Ford said it expects to take a hit from European sales and may have to shut an assembly plant. Nike reported a drop in profits and warned of tough conditions in Europe and China. And that's just within the past month.
"You've seen the evidence," says Adam Parker, chief U.S. equity strategist at Morgan Stanley, the investment bank. "A ton of companies have already told you the economy is slowing."
The list of companies that have warned of trouble is long and varied, and includes well-known names such as McDonald's, Cisco, Starbucks and Tiffany & Co.
The biggest emerging markets are contributing more than ever to the global economy as their proportion of the world stock market shrinks, leaving investors with the widest valuation gap in seven years.
June 28 (Bloomberg) -- Jim Ross, senior portfolio manager at AllianceBernstein LP, talks about European investment strategy and the inflation outlook. He speaks with Guy Johnson on Bloomberg Television's "The Pulse." (Source: Bloomberg)
Brazil, Russia (INDEXCF), India and China, known as the BRICs, will comprise 20 percent of the world economy this year after growing more than four-fold in the past decade, International Monetary Fund data show. At the same time, their combined stock-market value has dropped to a three-year low of 16 percent of the total invested in equities, according to data compiled by Bloomberg.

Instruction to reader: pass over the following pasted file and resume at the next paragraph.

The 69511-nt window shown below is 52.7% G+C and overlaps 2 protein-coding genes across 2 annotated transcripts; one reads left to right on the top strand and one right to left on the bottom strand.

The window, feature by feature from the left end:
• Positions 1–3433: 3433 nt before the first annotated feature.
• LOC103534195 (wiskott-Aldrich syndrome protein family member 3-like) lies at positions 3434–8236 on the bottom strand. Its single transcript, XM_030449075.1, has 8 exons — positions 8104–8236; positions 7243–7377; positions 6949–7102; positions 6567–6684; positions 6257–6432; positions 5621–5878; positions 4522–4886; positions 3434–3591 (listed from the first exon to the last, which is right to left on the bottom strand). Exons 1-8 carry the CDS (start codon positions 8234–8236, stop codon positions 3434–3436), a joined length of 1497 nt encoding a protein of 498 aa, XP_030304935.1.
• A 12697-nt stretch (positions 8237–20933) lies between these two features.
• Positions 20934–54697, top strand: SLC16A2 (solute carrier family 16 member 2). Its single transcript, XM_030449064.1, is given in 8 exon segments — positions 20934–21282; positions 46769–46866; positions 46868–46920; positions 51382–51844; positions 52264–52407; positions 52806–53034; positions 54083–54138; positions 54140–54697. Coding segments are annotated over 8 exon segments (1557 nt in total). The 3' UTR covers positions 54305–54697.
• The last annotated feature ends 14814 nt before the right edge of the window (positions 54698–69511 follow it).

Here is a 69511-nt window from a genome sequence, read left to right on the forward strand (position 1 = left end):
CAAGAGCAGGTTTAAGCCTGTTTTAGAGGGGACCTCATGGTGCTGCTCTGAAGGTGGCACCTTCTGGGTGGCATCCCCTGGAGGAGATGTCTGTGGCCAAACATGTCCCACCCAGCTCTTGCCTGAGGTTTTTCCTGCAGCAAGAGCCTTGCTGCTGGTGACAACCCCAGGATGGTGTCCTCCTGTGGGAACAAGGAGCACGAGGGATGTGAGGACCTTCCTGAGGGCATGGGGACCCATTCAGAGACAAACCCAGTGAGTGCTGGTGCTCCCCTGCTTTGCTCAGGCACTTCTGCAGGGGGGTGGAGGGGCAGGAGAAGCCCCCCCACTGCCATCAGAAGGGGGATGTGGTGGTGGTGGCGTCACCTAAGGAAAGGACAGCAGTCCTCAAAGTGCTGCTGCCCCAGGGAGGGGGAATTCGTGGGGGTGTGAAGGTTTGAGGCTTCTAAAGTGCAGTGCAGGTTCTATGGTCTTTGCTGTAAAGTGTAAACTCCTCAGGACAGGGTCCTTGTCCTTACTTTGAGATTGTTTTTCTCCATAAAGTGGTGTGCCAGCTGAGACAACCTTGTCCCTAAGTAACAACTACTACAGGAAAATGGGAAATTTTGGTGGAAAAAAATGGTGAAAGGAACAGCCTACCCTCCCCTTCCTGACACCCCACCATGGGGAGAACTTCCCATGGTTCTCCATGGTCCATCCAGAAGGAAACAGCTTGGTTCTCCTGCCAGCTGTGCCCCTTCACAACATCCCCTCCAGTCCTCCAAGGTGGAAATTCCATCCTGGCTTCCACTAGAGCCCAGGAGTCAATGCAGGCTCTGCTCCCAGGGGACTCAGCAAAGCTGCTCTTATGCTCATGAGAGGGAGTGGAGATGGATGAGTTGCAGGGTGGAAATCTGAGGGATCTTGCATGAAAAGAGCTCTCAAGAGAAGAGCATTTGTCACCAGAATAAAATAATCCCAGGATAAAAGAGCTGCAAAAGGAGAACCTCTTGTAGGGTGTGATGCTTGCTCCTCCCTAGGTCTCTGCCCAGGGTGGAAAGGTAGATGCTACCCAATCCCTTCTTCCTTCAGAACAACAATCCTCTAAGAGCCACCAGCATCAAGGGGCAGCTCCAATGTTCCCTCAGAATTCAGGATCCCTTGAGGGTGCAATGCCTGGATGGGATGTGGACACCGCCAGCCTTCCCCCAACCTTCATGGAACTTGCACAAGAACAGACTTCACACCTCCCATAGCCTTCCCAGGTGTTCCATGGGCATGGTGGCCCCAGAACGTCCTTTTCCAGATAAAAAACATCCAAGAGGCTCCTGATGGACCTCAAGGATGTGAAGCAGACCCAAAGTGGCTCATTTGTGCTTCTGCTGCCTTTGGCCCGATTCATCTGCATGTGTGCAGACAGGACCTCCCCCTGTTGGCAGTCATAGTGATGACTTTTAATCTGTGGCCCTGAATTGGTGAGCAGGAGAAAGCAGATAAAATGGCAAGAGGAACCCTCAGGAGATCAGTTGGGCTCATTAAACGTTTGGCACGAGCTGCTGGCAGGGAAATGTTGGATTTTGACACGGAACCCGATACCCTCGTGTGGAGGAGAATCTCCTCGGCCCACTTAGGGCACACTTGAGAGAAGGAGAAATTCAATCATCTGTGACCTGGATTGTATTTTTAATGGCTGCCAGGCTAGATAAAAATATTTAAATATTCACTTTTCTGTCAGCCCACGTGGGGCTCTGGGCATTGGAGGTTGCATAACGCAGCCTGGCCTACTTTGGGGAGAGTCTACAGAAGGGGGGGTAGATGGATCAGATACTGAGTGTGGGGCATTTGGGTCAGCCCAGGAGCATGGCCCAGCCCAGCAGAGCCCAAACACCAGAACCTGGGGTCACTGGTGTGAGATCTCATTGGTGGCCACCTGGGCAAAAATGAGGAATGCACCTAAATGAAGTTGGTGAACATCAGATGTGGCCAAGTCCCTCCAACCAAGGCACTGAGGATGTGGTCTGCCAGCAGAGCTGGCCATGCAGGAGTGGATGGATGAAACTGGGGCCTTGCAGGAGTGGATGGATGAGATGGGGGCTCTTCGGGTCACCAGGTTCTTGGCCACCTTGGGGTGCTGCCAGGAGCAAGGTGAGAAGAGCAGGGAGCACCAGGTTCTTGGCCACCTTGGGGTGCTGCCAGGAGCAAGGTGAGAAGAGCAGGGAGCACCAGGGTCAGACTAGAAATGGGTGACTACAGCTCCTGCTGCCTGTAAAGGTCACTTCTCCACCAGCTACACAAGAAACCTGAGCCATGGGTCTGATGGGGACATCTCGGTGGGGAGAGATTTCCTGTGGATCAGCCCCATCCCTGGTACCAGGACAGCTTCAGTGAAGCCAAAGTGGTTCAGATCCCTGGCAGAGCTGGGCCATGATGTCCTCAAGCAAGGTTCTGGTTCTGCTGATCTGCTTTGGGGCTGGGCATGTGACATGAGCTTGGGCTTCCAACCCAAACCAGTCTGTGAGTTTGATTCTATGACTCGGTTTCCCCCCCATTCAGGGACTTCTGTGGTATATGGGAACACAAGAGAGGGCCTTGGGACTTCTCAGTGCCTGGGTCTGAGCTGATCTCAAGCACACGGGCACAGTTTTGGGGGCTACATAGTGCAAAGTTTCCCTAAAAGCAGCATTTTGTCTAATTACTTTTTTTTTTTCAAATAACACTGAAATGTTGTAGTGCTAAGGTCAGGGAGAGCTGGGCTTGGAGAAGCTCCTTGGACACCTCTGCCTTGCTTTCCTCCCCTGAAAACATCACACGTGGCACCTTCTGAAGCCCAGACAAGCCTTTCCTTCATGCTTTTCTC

To Jim O’Neill, the chairman of Goldman Sachs Asset Management who coined the term BRIC in a 2001 research report, the 4 percentage point difference makes stocks in these markets irresistible. The last time the gap was this wide, in 2005, the MSCI BRIC Index (MXBRIC) jumped 53 percent in 12 months, more than double the gain in the MSCI All-Country World Index. (MXWD)
“Unless we are seeing a major collapse of those economies, it’s a huge opportunity for investors,” O’Neill, who helps oversee $824 billion, said in a June 28 phone interview. The BRIC stock markets may double by 2020 as their share of world gross domestic product increases to about 27 percent, he said.
Combined GDP in the BRICs will rise to more than $14 trillion this year from $2.8 trillion in 2002, according to the IMF. Their equity value, which includes locally-traded shares and companies based in the BRIC nations with primary listings abroad, has dropped to $7.6 trillion from $9.5 trillion a year ago, when they made up 18 percent of the global total, according to data compiled by Bloomberg.